Volunteering for his local Community Sports Trust was not something Tom Campbell (pictured far left) could have envisaged when he joined Brentford’s disability projects twelve years ago. Tom, who has autism, joined the weekly football sessions to support him with his social and communication difficulties. His parents’ motivation for joining the project came from his difficulties in social situations; yet our ‘On the Ball’ project proved to be a turning point for Tom.
With football always being a personal passion, he found his vocation and, over the years, took on some leadership roles within the session.
The Trust’s ‘On the Ball’ project aims to tackle mental health problems on the heart of the football pitch. The ten-week programme supports children – aged 5-11 years old – who have autism or learning difficulties in west London. The project is delivered in partnership with Action Attainment, a charity in west London that is committed to enabling children with speech, language, communication and sensory needs to achieve and have active lives.
Speaking about the project, and the benefit it has had on him, Tom said:“The Saturday morning football sessions have become a regular component of my week; I have been going for at least 12 years now. I have improved my physical fitness, coordination and strength, and has given me something of real value to do on the weekend.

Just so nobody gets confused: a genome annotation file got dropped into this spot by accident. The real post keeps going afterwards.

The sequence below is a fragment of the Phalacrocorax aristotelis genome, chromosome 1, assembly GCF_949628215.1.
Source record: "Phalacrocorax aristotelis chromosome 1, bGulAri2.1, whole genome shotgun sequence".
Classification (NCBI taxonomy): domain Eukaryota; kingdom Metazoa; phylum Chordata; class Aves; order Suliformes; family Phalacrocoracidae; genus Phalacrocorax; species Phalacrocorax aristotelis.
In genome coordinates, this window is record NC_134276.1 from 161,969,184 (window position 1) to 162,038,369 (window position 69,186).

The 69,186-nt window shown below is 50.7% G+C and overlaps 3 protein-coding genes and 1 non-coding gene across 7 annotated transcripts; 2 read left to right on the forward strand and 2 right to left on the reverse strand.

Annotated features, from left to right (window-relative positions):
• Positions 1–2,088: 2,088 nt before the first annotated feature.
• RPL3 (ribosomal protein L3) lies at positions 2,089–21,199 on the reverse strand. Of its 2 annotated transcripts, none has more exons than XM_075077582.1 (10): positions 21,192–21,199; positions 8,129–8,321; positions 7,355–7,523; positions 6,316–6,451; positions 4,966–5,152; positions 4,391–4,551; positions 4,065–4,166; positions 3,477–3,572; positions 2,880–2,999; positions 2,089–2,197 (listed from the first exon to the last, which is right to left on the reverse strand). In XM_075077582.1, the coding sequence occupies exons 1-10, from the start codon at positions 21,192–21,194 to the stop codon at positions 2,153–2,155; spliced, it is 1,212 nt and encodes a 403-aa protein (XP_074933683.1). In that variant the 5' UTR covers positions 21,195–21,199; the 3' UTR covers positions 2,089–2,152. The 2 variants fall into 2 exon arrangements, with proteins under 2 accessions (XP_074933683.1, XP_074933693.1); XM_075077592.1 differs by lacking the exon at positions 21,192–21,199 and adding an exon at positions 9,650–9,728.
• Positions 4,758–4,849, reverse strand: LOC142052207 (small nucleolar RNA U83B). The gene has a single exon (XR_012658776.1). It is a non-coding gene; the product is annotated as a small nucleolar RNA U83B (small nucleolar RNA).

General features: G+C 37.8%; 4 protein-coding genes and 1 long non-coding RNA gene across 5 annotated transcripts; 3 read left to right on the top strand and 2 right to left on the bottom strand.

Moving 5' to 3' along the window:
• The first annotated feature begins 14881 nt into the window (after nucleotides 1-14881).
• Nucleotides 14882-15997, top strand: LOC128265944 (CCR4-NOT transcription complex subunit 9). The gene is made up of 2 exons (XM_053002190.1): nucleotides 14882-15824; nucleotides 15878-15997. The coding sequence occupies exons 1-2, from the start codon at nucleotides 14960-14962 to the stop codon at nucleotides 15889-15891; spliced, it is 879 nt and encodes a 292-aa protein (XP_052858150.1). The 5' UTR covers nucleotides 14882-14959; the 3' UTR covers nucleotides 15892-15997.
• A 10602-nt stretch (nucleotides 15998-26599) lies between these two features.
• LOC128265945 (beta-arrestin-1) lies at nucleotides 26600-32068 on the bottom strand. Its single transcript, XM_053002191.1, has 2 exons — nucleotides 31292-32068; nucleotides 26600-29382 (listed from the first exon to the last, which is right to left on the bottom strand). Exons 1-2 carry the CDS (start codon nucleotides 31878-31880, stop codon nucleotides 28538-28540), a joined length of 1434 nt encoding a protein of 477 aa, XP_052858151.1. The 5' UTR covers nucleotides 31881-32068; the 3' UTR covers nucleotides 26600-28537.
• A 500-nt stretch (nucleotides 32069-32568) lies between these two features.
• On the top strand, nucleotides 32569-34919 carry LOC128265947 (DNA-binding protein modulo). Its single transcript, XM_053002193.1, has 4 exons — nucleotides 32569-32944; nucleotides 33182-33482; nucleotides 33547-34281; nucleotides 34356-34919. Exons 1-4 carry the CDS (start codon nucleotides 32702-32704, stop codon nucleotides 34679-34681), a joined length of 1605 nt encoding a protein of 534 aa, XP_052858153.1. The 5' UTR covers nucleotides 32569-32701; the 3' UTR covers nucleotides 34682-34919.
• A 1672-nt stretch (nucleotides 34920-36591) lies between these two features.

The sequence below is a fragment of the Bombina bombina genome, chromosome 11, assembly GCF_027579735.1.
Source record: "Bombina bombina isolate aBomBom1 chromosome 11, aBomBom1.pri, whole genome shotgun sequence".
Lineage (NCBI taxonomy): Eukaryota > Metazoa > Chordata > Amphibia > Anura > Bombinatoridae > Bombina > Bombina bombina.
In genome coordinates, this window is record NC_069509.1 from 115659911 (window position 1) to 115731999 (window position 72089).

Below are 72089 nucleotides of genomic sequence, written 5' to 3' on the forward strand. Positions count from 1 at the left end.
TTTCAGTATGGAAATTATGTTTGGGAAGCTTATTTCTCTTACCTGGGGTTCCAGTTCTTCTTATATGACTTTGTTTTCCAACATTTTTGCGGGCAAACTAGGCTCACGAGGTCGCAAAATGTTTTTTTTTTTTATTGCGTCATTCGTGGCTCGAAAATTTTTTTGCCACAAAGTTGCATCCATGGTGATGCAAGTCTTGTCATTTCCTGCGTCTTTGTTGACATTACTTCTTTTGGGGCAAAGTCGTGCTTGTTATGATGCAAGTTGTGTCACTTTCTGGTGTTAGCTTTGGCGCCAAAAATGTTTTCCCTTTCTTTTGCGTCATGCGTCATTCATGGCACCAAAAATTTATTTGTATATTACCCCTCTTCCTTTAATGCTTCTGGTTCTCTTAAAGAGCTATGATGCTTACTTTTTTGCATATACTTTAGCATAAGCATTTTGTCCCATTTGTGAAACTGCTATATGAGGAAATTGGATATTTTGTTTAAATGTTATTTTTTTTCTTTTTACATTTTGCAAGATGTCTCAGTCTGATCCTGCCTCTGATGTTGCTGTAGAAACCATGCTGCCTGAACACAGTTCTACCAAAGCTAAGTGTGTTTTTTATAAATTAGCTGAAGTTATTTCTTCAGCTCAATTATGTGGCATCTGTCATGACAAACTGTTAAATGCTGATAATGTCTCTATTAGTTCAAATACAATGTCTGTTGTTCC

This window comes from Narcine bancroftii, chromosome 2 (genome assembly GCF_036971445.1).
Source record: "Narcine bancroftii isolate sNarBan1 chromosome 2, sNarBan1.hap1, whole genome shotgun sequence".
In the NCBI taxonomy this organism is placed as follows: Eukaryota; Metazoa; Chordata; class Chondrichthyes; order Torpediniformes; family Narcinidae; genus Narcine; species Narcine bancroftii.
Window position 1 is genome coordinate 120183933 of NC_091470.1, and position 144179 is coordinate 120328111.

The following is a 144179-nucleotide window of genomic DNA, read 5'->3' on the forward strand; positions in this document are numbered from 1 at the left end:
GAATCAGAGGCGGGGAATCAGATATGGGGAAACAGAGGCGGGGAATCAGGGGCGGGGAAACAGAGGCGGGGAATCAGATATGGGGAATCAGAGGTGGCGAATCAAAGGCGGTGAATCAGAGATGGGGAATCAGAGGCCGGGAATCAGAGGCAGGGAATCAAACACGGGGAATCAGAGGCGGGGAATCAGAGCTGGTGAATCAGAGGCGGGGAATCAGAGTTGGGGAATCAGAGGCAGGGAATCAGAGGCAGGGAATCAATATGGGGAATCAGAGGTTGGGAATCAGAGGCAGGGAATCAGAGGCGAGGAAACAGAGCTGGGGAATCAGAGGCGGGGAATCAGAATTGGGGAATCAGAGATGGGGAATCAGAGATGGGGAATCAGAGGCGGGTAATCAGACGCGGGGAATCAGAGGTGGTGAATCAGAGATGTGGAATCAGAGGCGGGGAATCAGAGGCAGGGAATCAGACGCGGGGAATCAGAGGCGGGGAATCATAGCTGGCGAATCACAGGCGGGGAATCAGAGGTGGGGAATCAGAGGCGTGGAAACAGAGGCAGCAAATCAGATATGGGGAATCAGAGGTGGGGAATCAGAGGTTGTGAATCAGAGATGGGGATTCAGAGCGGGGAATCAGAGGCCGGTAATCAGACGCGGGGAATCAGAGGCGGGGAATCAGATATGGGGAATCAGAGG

This project had such a profound effect on Tom that he began volunteering for the Trust three years ago – supporting the Trust’s disability projects and taking on the role of Assistant Head Coach.
“Volunteering has been a learning curve as I have learnt how to handle many different types of people from different backgrounds and different physical difficulties,” Tom said.
“I have also started going regularly to Brentford home games as a season ticket holder; this has become a major part of my life and I have become a passionate supporter and I love going to games.”
And Disability Manager for the Trust, Chris Tribe, believes that Tom has flourished in his role as a volunteer – becoming a role model for other children who have autism.
“When Tom first started, he was very anxious and reluctant to join in with the activities,” Chris said.
“Over time, his confidence really increased and in recent years, he has volunteered for us and become an avid Brentford fan and season-ticket holder. We look forward to working with Tom and his family as his journey into adult life progresses.”
Last year, Tom started full-time employment, and he credits his volunteering experience with helping him gain this role. And despite him kick-starting his professional career, you will still see Tom coaching the Saturday morning sessions – giving back to the project that helped him all those years ago.